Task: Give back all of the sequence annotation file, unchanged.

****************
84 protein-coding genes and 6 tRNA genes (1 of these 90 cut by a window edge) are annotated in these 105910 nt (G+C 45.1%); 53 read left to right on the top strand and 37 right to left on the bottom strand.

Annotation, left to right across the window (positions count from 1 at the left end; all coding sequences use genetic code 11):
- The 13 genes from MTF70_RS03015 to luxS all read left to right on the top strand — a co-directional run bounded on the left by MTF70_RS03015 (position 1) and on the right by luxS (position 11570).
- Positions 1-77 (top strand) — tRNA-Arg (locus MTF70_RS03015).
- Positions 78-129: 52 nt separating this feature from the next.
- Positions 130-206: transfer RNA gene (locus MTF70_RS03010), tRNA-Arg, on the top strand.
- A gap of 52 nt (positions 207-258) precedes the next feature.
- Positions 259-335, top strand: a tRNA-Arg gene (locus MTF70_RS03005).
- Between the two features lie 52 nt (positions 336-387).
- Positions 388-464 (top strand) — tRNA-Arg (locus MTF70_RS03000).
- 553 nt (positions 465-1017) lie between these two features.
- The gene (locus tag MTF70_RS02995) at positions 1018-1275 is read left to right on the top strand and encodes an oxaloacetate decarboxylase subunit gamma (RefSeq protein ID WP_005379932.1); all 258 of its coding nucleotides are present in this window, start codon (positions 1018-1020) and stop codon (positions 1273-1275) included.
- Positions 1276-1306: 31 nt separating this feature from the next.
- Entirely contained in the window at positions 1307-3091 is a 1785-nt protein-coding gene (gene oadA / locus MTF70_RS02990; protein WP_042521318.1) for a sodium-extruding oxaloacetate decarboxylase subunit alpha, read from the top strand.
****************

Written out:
84 protein-coding genes and 6 tRNA genes (1 of these 90 cut by a window edge) are annotated in these 105910 nt (G+C 45.1%); 53 read left to right on the top strand and 37 right to left on the bottom strand.

Annotation, left to right across the window (positions count from 1 at the left end; all coding sequences use genetic code 11):
- The 13 genes from MTF70_RS03015 to luxS all read left to right on the top strand — a co-directional run bounded on the left by MTF70_RS03015 (position 1) and on the right by luxS (position 11570).
- Positions 1-77 (top strand) — tRNA-Arg (locus MTF70_RS03015).
- Positions 78-129: 52 nt separating this feature from the next.
- Positions 130-206: transfer RNA gene (locus MTF70_RS03010), tRNA-Arg, on the top strand.
- A gap of 52 nt (positions 207-258) precedes the next feature.
- Positions 259-335, top strand: a tRNA-Arg gene (locus MTF70_RS03005).
- Between the two features lie 52 nt (positions 336-387).
- Positions 388-464 (top strand) — tRNA-Arg (locus MTF70_RS03000).
- 553 nt (positions 465-1017) lie between these two features.
- The gene (locus tag MTF70_RS02995) at positions 1018-1275 is read left to right on the top strand and encodes an oxaloacetate decarboxylase subunit gamma (RefSeq protein ID WP_005379932.1); all 258 of its coding nucleotides are present in this window, start codon (positions 1018-1020) and stop codon (positions 1273-1275) included.
- Positions 1276-1306: 31 nt separating this feature from the next.
- Entirely contained in the window at positions 1307-3091 is a 1785-nt protein-coding gene (gene oadA / locus MTF70_RS02990; protein WP_042521318.1) for a sodium-extruding oxaloacetate decarboxylase subunit alpha, read from the top strand.